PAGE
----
"Jungle cock cheeks are not called for on the official version,
although they frequently are used. In Canada, the fly is dressed
with feathered wings, by adding to the tinseled body a long but
narrow tail of a section of a red goose feather, a yellow hackle
throat and a wing, extending to the end of the tail, of married
sections of yellow, red and yellow goose wings. The wing is
a double wing and is long but narrow. The Mickey Finn also can
be dressed as a marabou streamer by substituting for the wing,
two yellow marabou tips and by adding shoulders of red saddle
hackles, as long as the marabou. Jungle cock cheeks also are
added in this dressing.
This fly was an unnamed and relatively unknown pattern until Mr.
John Alden Knight, angler and author of Williamsport, Pennsylvania,
popularized it in his writings. The story of its introduction is
quoted from letters to the author from the principals, Mr.
"In the spring of 1932, when I was living in Rye, New York, I was
invited to fish the waters of a trout club a short distance out of
Greenwish. My host, Junior Vanderhoff, gave me a small bucktail
which he had found most effective for catching stocked squaretail
trout from this little stream (the Mianus River). It delivered
the goods that day; in fact, it was the only fly that did so.
In his travels, John Alden Knight had several occasions when this
fly, now called the Assassin caught more fish than any
others used. In the fall of 1937 Mr. Knight wrote a story for
Hunting and Fishing, about the Mickey Finn, (now re-named from
Assassin) and the producers, (The Weber Company) took for an ad
in the same issue featuring the fly. John Alden Knight is also the
person who developed the Solunar Tables in 1930.
I learned from Mr. Vanderhoff that this fly was one of a series
of six small ducktails in various color combinations which were
at one time put out by William Mills and Son. Then, the fly was
know only as the Red and Yellow bucktail. I used the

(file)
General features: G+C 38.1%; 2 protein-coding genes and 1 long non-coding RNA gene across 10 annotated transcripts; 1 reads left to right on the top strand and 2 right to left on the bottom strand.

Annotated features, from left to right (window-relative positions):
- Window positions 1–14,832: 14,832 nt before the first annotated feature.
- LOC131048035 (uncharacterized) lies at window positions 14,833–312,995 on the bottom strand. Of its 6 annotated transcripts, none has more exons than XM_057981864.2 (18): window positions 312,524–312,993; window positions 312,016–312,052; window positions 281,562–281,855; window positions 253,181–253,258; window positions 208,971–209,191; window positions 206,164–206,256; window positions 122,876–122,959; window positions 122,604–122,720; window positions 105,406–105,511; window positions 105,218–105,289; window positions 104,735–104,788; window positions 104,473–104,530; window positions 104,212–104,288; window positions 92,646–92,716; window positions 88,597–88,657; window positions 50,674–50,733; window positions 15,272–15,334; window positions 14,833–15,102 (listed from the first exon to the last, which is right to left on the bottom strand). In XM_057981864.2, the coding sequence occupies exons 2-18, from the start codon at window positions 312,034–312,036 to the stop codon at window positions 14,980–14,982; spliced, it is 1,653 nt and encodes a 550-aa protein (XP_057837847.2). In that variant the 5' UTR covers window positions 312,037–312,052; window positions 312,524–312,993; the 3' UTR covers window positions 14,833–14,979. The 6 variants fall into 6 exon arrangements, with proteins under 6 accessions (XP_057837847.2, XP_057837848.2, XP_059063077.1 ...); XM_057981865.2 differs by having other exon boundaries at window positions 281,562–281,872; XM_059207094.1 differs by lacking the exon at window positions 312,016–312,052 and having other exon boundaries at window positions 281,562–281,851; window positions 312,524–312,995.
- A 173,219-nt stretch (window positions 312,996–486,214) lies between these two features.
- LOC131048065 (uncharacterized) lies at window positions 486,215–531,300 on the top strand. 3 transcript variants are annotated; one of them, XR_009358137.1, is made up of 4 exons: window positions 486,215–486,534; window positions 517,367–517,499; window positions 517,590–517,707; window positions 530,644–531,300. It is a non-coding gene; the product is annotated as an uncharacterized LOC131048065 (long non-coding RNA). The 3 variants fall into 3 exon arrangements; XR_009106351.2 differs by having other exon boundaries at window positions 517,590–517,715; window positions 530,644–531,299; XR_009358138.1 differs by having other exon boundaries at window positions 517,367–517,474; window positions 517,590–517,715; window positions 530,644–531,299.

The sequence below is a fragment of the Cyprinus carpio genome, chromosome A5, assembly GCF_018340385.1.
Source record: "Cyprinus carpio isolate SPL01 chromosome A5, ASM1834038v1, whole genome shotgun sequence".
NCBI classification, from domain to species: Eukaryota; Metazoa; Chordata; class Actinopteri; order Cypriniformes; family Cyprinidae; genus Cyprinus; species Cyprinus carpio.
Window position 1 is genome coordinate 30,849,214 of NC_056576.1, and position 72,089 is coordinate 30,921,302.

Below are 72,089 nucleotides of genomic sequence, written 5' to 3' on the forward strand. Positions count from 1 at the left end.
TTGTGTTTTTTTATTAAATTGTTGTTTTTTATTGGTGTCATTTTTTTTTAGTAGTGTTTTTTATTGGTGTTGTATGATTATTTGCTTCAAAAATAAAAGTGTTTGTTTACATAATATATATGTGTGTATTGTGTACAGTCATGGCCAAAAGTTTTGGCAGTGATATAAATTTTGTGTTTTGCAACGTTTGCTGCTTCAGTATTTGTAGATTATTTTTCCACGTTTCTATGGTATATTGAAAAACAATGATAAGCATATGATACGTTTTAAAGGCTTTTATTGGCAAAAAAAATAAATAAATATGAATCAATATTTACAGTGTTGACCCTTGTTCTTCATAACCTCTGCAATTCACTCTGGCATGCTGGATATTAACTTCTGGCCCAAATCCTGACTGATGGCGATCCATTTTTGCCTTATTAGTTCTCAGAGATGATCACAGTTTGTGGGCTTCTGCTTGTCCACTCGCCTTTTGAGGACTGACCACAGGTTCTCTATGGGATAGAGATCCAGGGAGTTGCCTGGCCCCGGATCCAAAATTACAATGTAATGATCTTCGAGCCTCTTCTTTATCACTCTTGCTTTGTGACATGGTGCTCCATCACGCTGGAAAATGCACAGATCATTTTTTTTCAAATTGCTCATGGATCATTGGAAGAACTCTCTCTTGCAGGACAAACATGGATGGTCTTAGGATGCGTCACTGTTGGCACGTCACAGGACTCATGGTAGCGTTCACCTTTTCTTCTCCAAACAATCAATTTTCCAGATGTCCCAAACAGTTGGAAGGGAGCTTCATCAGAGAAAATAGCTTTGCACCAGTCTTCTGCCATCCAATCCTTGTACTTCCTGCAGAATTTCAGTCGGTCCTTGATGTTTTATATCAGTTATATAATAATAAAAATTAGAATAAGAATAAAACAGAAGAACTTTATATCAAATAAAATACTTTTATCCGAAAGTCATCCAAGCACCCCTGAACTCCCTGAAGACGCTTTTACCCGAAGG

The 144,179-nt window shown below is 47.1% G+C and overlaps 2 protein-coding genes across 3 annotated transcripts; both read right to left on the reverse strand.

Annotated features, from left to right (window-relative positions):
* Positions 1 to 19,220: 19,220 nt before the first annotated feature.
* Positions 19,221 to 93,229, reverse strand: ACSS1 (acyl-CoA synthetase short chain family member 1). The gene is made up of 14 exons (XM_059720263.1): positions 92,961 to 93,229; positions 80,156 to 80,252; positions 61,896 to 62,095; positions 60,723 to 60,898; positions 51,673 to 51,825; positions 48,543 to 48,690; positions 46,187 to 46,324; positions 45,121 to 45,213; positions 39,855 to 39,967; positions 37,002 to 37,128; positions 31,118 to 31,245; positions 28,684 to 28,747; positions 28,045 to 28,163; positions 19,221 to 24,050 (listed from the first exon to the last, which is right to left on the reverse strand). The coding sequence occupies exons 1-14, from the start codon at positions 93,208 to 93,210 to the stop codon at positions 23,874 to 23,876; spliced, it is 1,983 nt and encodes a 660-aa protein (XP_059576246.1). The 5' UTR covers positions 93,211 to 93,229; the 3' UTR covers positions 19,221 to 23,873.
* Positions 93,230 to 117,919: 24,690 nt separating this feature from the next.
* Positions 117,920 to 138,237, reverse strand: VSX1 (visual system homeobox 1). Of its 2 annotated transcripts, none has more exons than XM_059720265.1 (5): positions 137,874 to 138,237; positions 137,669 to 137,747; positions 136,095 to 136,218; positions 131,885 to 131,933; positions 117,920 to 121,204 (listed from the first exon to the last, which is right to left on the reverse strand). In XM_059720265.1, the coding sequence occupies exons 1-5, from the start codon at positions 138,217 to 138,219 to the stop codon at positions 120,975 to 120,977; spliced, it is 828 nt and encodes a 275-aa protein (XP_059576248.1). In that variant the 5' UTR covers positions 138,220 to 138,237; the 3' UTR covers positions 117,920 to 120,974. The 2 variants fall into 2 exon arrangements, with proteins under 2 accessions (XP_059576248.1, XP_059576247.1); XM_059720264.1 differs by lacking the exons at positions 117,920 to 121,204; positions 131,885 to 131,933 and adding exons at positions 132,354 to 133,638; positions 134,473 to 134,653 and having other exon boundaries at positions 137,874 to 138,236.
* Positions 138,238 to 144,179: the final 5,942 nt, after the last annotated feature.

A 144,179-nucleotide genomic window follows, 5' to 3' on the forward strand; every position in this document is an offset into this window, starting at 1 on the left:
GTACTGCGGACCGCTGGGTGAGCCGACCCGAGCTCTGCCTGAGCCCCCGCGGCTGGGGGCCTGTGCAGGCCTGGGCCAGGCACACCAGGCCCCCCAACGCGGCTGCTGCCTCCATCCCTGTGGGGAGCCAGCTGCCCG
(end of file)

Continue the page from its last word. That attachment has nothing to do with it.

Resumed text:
fly for a couple of year quite successfully."
According to Dick Surette's Trout and Salmon Fly Index,
The Mickey Finn is "A very durable fly that will take trout, salmon,
bass and just about anything that swims."
"The magazine appeared on the news stands when the Sportsmen's Show
was on in New York. In the space of two days not a single copy
of Hunting and Fishing Magazine could be found on
the New York news stands. I suppose that the name and the flashy
colors struck the public fancy. In any event the fly tiers at
the show were busy for the entire week tying Mickey Finns. Each
night bushel baskets of red and yellow bucktail clippings and silver
tinsel were swept up by the cleaning crew at Grand Central Palace, and
by Friday of that week not a single bit of red or yellow bucktail
could be purchsed from any of the New York supply houses. It was
estimated that between a quarter and a half million of these flies
were dressed and distributed during the course of that show.
How accurate that estimate is I have no way of knowing but I do
know that almost everybody encounter in the aisles had a Mickey
Finn stuck in his hatband . . .
Mr. Gregory Clark . . . adds this: "A day to two after I named
the fly the Assassin I recollected a story that recently had
been published in Esquire Magagine about how
Rudolph Vanentino had been killed by Mickey
Finns adminstered to him by the resentful waiters of New York and
Hollywood and I rechristened the fly the Mickey Finn. All we did
up here was to make it respectable and legitimate and to give the
nameless waif an honest name."
Mickey Finn as dressed by John Alden Knight
Body: Medium flat silver tinsel.
Ribbing: Narrow oval silver tinsel.
Wing: A very small bunch of yellow bucktail, over which is
a very small bunch of red bucktail, which a bunch of yellow bucktail
equal in size to the first two bunches over this. (In dressing this
fly correctly, it is important to note that the lower yellow band
and the red band are of the same size, but that the upper
yellow band is about twice the size of the lower.)
Credits: Text and dressing from
Streamer Fly Tying & Fishing,by Joseph D. Bates, Jr.
Published by Stackpole Books. Second photo Marcelo Morales dressing from Forgotten Flies,
published by Complete Sportsman.